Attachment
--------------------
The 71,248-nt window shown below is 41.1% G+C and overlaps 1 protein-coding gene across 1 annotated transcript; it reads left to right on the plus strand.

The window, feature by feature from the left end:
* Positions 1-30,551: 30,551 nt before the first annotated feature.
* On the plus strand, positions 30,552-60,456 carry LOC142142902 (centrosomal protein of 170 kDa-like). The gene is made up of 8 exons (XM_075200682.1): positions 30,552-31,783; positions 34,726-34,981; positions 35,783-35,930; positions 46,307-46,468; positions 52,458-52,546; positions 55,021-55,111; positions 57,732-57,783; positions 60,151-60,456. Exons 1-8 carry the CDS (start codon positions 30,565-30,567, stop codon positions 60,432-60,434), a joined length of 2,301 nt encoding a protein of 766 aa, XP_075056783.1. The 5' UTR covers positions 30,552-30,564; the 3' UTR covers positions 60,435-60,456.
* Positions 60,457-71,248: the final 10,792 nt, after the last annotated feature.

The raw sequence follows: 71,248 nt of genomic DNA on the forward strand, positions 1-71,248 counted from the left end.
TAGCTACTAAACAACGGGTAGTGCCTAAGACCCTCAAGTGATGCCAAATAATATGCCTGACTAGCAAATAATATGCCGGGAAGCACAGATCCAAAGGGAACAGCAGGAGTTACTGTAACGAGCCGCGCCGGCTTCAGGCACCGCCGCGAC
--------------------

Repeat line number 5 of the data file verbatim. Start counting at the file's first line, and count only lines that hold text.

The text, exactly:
* Positions 60,457-71,248: the final 10,792 nt, after the last annotated feature.